• But, taking the example of 100 people getting in line at Chick-fil-a, how can you (as the store's management) tell the difference between a hungry customer and one who is participating in this coordinated attack, without waiting for them to get to the register and not order? Do you make it illegal to not order food? How would you even write a law to make such practice illegal?

            They don't have too. They can just arrest anyone who doesn't order food or drops out of line before ordering food.

      • There are some major differences.
        1. You are not protesting anonymously, you are actually being more courageous in actually stating this is my view, vs a DDOS where you just go yea Ill click that button too.

        2. Chick-Fil-A can remove you and your friends if they want as well.

        3. You see the scope of what you are doing, you can be sure you are following your personal bounds. In a DDOS you have unleaded chaos akin to it getting violent, or the protest expanding across the street to the doctors office, stopping

      • by g0bshiTe (596213)
        /.'ed nuff said~!
      • by g0bshiTe (596213)
        There is a law that makes doing that illegal. It's called an "unlawful assembly" which at the time your disruption begins you are guilty of having incited a riot. Looking at max 5 years in pound me in the ass prison.
      • Nope you can totally get sued for what you just described. You can even go to jail. You can go to jail for loitering, disorderly conduct, or resisting arrest. You can be sued under RICO. Racketeer Influenced and Corrupt Organizations laws are designed to prevent blackmail. Your standing in line protest is a form of blackmail.
      • by westlake (615356)

        There's no law that prevents me from going to a Chick-Fil-A and standing in line, and when I get up to the front to order saying "I'd like... hrm... um.. I would liiiike.... oh yeah, I'd like marriage equality for homosexuals." If I get a few thousand of my friends together to do just that, I've created a real word DDOS that is entirely legal.

        Think again.

        You've just described organizing and leading a campaign that will effectively deny legitimate customers access to a place of business --- elevating a misdemeanor trespassing charge into a felony conviction for conspiracy.

        Chick-Fil-A will. of course, be suing you for damages....

    • by jellomizer (103300) on Friday January 18, 2013 @04:14PM (#42629257)

      Also, say you did a DOS on a company, Chances are they are hosting their services at some data center who will be hosting for other organizations as well.

      At my Previous Job, About 1000 Practices lost access to their Electronic Medical Records for a few minutes (as we switched to an other data center) because our primary data center main network router got killed because they were also hosting some Bank that those hackers didn't like.
      Yes you could tout that we could have done a better job at our fail-over method, but that is like blaming an innocent bystanders for getting shot because they didn't think to put on a bullet proof vest that day.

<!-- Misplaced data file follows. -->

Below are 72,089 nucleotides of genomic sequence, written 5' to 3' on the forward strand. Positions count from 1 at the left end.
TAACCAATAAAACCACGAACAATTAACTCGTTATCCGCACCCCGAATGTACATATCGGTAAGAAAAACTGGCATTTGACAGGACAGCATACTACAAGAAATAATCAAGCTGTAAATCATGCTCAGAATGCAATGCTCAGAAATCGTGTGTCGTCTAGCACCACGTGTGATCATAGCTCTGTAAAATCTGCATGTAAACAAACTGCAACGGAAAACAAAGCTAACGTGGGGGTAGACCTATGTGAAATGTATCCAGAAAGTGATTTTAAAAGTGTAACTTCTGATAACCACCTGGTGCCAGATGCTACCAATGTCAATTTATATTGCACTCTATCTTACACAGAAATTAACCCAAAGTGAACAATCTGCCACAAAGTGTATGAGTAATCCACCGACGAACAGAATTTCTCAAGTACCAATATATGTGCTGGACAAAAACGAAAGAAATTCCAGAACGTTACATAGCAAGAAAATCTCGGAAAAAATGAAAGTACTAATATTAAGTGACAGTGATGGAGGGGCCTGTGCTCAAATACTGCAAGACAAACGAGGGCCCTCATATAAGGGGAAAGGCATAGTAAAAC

Expanding you analogy it would be like protesters also blocking entrance to a neighboring business that has nothing to do with the protest.

      Hacktivism is just stupid. For one it could have unintended side effects secondly due to its anonymous nature you are not getting your point across, besides I don't like you.

  • False Dichotomy (Score:5, Insightful)

    by Palestrina (715471) * on Friday January 18, 2013 @02:35PM (#42628159) Homepage

    This is a false dichotomy. Something can be both cyber crime and civil disobedience. In fact, that is exactly what civil disobedience is supposed to be. It is not being loud, or annoying, or marching or protesting. Those things are basic 1st Amendment rights.

    Civil disobedience, on the other hand, is intentionally breaking a law that is considered unjust or immoral, in order to draw attention to the injustice. Think of Thoreau, Gandhi, Martin Luther King, Jr, etc. But note that none of them would break the law and then complain about being charged with the crime. In fact, that was the whole point, being caught, and getting attention.

    • Exactly, we have gotten to the point where people want exceptions made to the law, not in the law itself, but in the enforcement of the law. This is the path to either tyranny or anarchy (more likely the former), because it means that those in charge of deciding who to prosecute get to decide what is and is not a crime. Either the law is a good law and should be enforced against all who break it, or it is a bad law and should be changed.
      • by sycodon (149926)

        You mean like that idiot reporter waving around a 30 round magazine on TV without facing charges vs. some poor schmuck driving through DC with one in his trunk.

      • by DeadCatX2 (950953)

        They already decide who to prosecute. Prosecutors have amazing discretion. For instance, Carmen Ortiz - the lady who handled Mr. Swartz's case - has had settlements with at least three major health care companies where no individual human had to plead guilty to doing anything wrong (in at least one case, not even the company admitted any guilt).